(Note: I get the irony of writing about a digital diet on a blog, which you will undoubtedly read on some kind of digital device.)
It’s a fact of modern life that we spend most of our days looking at digital screens. From checking tweets on your mobile, to doing email on your laptop, to reading digital magazines on your tablet, we go from device to device living our lives online.
All that staring into digital screens like your eyes are trying to burn a hole in the screen in front of you is not healthy. When you finally shut down and turn away from the screen, your eyes begin to sting from actually looking out into the brightness of the real world.
Eye drops will help with the stinging, but you need more than this to revitalise and re-energize for another day in front of screens.
You need a digital diet, a way to take a break from our intense digital live.
Inspired by Stef Lewandowski’s post on "Ignore the News", I’ve been thinking about my own ways of developing a healthier relationship with technology and pulling myself away from the online world for a while.
Here are my top ways to cut down on your screen time with a digital diet:
In this article:
1. Turn app notifications off
When you first download an app, especially to an iPhone or Android device, you often get asked if you’ll accept push notifications. Do not accept. It might seem a good idea at the time ("I’d love to be notified every time I get an email or a tweet!") but in the long run it’s a headache and an unwanted distraction, drawing you back in to whatever app it is.
I recently turned on phone notifications for Twitter, as part of setting up the two-step authentication process. Although it’s great to have an extra secure account, it wasn’t great to be getting a text every time my username was mentioned. I’ve since turned off these notifications (but left Twitter’s two-step process on) and feel much better and less distracted for it.
Here’s a simple guide from Pocket Gamer to turn off app notifications if you don’t know how.
2. Turn internet off after 10pm
Often when you’re at home and relaxing, this is a good time to catch up on the happenings in the world (in real life and online), as well as browse what your friends have been up to on Facebook, Twitter, Instagram, Path (the list goes on…).
But often I find myself lost in the online world and don’t realise where the time has gone, meaning I spend much longer online than I planned and often late into the night. This leaves my brain feeling too overactive when I finally drag myself to bed, so it takes longer to get to sleep and often my night’s rest is of a worse quality.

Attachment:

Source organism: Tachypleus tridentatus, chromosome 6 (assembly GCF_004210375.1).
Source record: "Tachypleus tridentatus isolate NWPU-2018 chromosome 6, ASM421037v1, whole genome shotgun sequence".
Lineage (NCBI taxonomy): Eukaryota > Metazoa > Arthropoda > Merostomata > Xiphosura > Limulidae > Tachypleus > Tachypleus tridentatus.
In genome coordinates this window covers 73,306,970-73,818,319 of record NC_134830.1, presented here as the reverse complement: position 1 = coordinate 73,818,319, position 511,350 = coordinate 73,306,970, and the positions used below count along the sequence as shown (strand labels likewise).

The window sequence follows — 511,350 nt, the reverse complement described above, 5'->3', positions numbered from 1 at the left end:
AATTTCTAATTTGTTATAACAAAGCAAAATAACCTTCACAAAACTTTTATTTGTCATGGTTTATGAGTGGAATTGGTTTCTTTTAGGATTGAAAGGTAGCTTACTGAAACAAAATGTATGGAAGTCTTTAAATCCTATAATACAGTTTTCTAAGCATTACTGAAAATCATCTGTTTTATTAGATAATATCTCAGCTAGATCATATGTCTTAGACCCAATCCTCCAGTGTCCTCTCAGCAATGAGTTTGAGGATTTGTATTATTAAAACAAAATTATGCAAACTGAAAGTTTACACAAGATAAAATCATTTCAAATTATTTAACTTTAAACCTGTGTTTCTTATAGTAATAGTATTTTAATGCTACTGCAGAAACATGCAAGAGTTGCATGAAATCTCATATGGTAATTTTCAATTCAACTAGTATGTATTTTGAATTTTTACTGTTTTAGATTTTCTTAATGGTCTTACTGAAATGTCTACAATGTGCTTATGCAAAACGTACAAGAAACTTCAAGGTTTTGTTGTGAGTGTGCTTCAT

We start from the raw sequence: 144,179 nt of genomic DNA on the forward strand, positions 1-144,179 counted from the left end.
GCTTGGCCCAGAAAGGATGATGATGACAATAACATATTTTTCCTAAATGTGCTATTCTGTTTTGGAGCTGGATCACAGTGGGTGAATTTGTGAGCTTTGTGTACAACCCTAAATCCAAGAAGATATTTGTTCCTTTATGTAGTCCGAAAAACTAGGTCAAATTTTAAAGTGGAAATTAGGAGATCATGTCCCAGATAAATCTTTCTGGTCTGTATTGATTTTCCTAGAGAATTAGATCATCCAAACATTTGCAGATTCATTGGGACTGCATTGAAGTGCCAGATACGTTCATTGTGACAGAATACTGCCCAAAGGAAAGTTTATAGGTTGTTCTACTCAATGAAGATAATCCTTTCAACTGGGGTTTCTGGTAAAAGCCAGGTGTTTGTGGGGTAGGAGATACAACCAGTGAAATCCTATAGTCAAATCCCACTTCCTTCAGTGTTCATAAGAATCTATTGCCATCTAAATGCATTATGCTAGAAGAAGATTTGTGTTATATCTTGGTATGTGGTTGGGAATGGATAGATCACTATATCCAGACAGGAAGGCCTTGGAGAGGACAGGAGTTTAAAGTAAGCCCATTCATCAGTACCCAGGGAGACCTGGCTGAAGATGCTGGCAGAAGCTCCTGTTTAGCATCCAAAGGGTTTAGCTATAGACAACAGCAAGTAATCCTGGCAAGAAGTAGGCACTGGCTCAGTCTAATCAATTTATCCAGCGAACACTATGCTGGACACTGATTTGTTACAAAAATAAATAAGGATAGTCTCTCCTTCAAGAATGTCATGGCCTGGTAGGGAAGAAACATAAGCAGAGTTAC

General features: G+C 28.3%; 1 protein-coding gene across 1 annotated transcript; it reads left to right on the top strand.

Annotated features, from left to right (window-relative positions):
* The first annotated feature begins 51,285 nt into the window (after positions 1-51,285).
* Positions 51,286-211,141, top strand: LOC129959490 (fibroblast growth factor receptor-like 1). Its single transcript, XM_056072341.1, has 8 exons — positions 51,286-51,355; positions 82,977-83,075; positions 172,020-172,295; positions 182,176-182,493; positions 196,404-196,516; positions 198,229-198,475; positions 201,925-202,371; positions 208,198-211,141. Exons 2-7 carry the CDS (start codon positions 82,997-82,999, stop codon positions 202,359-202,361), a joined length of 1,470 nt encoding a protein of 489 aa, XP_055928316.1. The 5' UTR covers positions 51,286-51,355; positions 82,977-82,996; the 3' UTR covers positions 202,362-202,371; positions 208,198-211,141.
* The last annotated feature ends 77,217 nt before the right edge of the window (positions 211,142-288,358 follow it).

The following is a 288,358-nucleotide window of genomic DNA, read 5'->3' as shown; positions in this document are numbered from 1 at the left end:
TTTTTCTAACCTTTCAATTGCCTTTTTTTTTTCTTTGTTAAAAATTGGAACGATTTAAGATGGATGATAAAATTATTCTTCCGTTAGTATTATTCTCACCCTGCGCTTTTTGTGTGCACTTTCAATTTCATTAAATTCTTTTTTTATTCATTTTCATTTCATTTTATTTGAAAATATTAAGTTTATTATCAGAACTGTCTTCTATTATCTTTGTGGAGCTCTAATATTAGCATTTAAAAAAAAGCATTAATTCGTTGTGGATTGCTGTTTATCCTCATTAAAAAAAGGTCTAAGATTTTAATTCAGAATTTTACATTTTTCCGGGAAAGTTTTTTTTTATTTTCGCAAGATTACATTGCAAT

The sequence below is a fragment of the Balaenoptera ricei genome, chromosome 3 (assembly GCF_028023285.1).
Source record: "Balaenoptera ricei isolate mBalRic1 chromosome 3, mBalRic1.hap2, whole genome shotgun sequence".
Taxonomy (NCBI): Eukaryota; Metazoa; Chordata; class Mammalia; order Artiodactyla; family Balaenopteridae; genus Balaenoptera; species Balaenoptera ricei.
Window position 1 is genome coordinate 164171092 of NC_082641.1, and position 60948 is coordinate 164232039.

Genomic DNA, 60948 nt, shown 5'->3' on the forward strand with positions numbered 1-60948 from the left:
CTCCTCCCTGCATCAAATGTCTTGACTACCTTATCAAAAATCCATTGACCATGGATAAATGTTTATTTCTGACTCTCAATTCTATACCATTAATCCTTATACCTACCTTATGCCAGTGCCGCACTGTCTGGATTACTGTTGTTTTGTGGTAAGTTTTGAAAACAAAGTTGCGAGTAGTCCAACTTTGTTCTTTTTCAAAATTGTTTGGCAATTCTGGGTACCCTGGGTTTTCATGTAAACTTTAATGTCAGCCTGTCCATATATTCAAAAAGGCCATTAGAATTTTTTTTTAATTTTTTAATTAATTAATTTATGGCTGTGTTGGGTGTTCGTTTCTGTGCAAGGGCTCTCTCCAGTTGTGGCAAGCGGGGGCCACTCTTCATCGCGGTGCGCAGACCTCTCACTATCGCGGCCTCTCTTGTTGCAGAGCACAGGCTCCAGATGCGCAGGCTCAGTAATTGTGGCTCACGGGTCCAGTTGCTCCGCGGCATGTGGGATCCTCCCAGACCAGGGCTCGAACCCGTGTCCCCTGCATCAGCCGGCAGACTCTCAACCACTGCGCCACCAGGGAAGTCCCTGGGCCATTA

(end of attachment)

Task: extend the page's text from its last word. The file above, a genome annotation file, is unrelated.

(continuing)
I’ve given myself a rule of downing devices after 10pm (if possible) and giving myself at least half an hour to unwind before hitting the sack.
It can be tempting to do that last "internet scrape" before switching off the bedside lamp, but you can always catch up with what you’ve missed in the morning and, more often than not, you won’t have missed a thing.
3. Leave your phone off for the weekend
For most people, the weekend is when you’re meant to not check any work related email or social networks. It’s understandable that for a lot of people, the lines between online use for work and personal reasons is becoming blurred, so you may be tempted to keep your device with you as you are out and about for the weekend.
I find it works to leave my phone at home or turn it off for at least one afternoon or morning at the weekend. Sunday afternoons are a favourite, when I’m often out for a walk or with family.
You dont miss anything and you’ll appreciate the time offline – plus you’ll be able to concentrate fully on the time spent with family and friends.
4. Take a walk during your lunch hour
Forcing yourself away from email and project work can be extremely beneficial during the working day, even if you think you just don’t have time to take a proper lunch break.
Taking a walk at lunch allows you to recollect your thoughts and come back to the office refreshed. You’ll have a more productive afternoon ahead of you if you take a walk at lunch.
Besides, eating lunch at your desk might actually make you less productive.
5. No devices in the bedroom
This one is a bit stricter and so harder to stick to, but I’ve found it can help banning phones, laptops and even kindles in the bedroom altogether.
Having a space in your home which is digital device free creates an aura of relaxation. In an space where it’s not possible to be online, you’re not worried about connecting.
This is beneficial for sleep, general wellbeing and your love life (if you happen to share a bedroom with a partner…).
When trying this rule, I find I often break it after a few weeks and lapse into taking my phone wherever I go again. This is ok, and I reinstate the rule when I find myself checking the phone too much in the bedroom or working on the laptop in bed (never a good sign anyway).
These are my top suggestions for a digital diet, but what else would you add? Let me know in the comments.